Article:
My response is this sculpture. As a starting point. I would pay my respect to Bernini by reinterpreting his wonderful work in the material of our time (the steel I-beam vs. the bronze, baroque style column he used), but I would strip it of all symbolism, embellishment, and literal allusion. This decision of stripping the embellishment, the vines, the bees, etc. and Implying them through my treatment of the steel ('kisses' from my torch as my friend Albert describe them) was a long, internally hard fought decision to reach, though the end result might appear simplistic. (remember 'the solitary life of snails', as a warm up for bernini, I was toying with the idea of alluding to his bees, a symbol of the pope, with numerous diminutive snails peppering the sculpture). It took all my strength to discard them.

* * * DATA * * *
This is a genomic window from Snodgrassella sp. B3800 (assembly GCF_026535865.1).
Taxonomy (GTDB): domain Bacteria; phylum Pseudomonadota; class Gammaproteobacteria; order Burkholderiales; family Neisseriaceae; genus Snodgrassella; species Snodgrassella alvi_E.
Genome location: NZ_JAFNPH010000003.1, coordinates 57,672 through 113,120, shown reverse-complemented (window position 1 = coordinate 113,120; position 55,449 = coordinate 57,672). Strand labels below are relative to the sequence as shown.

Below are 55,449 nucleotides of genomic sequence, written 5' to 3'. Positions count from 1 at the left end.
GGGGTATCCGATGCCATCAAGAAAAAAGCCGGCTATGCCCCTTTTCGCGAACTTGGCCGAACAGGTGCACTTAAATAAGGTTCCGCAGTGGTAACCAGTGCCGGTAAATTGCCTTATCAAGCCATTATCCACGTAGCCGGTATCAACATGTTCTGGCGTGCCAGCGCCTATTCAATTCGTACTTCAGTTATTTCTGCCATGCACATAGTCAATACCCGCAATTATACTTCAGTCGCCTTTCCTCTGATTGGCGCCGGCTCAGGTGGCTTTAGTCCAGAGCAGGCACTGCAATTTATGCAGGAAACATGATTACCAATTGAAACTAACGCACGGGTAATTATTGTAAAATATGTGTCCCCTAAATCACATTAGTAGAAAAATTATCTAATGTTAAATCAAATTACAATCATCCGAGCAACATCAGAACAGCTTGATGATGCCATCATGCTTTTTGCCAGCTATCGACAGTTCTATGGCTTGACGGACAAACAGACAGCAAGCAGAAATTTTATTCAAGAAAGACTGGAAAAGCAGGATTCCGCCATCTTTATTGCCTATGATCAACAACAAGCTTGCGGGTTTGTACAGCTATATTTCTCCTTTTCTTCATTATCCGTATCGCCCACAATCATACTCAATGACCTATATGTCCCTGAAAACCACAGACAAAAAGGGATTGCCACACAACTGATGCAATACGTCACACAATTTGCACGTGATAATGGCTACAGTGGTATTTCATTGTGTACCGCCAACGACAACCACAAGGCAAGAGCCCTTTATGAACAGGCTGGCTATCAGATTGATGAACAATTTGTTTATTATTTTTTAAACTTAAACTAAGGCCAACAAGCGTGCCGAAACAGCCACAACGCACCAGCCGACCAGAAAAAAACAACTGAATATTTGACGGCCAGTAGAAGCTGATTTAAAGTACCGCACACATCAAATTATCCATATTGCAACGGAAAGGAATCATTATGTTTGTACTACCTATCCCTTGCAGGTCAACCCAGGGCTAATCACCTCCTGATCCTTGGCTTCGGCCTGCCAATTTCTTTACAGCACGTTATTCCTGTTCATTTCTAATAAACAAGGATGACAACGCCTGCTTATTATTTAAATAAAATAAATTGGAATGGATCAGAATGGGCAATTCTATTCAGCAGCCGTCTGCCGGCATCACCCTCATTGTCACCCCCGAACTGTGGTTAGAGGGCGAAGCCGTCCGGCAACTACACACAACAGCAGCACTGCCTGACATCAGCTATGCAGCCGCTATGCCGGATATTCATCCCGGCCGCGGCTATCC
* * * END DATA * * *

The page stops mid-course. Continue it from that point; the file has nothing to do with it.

9. Salvador's wood, 42"

After the Bernini I knew I was essentially done, and could now play. The first step to being 'done' is to begin to clean up, and the best way to clean a shop is to start by clearing the workbench. The one I made for myself, two pieces of plate steel and a beam section, was intended to be stored in the garage until I had use of it again. But there was another field to this property (in addition to the upper field where the 'goat vases' are). This field contained a tree back left, and a big, round rock, stone, front right (from the point of view of the house terrace). There is no way I would place a sculpture in the center of this field, it's too obvious, too typical. However, some days before a family friend chopped up a brushpile that was located front left in the field with his chainsaw and made a nice heap of logs. That, for me, began a nice aesthetic. Big round stone front right, fags front left (I yelled at Salvador a day later when he started to clear the pile of wood he had created 'nooo!' and when he understood my intentions, walked away with a smile) This assemblage is also an ode to Andy Goldsworthy, an environmental artist whose work I admire.

Wednesday, 15 December 2010

10. Goat II, 47"